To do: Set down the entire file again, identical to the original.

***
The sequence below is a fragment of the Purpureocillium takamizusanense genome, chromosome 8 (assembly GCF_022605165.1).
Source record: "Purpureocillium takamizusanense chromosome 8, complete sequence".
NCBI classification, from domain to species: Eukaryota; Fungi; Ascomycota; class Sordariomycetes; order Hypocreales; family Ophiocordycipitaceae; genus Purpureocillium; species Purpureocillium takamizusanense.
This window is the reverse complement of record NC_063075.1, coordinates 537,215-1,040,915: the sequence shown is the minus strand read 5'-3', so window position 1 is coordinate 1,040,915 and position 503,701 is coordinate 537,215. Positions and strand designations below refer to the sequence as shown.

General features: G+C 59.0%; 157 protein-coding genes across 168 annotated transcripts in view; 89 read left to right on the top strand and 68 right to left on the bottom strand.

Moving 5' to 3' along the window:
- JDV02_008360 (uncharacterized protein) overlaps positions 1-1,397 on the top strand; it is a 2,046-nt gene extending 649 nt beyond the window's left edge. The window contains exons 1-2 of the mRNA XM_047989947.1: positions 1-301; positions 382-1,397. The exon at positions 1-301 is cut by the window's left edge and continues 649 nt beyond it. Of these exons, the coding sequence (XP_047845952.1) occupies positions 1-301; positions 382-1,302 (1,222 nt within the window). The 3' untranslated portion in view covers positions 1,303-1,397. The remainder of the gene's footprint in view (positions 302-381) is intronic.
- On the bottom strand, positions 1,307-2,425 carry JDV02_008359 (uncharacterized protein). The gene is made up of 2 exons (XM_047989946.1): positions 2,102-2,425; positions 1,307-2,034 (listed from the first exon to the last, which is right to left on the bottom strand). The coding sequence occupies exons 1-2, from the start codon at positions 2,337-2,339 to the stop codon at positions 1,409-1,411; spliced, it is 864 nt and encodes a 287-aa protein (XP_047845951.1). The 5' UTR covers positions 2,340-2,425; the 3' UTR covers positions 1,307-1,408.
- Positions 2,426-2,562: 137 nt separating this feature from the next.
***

The sequence below is a fragment of the Purpureocillium takamizusanense genome, chromosome 8 (assembly GCF_022605165.1).
Source record: "Purpureocillium takamizusanense chromosome 8, complete sequence".
NCBI classification, from domain to species: Eukaryota; Fungi; Ascomycota; class Sordariomycetes; order Hypocreales; family Ophiocordycipitaceae; genus Purpureocillium; species Purpureocillium takamizusanense.
This window is the reverse complement of record NC_063075.1, coordinates 537,215-1,040,915: the sequence shown is the minus strand read 5'-3', so window position 1 is coordinate 1,040,915 and position 503,701 is coordinate 537,215. Positions and strand designations below refer to the sequence as shown.

General features: G+C 59.0%; 157 protein-coding genes across 168 annotated transcripts in view; 89 read left to right on the top strand and 68 right to left on the bottom strand.

Moving 5' to 3' along the window:
- JDV02_008360 (uncharacterized protein) overlaps positions 1-1,397 on the top strand; it is a 2,046-nt gene extending 649 nt beyond the window's left edge. The window contains exons 1-2 of the mRNA XM_047989947.1: positions 1-301; positions 382-1,397. The exon at positions 1-301 is cut by the window's left edge and continues 649 nt beyond it. Of these exons, the coding sequence (XP_047845952.1) occupies positions 1-301; positions 382-1,302 (1,222 nt within the window). The 3' untranslated portion in view covers positions 1,303-1,397. The remainder of the gene's footprint in view (positions 302-381) is intronic.
- On the bottom strand, positions 1,307-2,425 carry JDV02_008359 (uncharacterized protein). The gene is made up of 2 exons (XM_047989946.1): positions 2,102-2,425; positions 1,307-2,034 (listed from the first exon to the last, which is right to left on the bottom strand). The coding sequence occupies exons 1-2, from the start codon at positions 2,337-2,339 to the stop codon at positions 1,409-1,411; spliced, it is 864 nt and encodes a 287-aa protein (XP_047845951.1). The 5' UTR covers positions 2,340-2,425; the 3' UTR covers positions 1,307-1,408.
- Positions 2,426-2,562: 137 nt separating this feature from the next.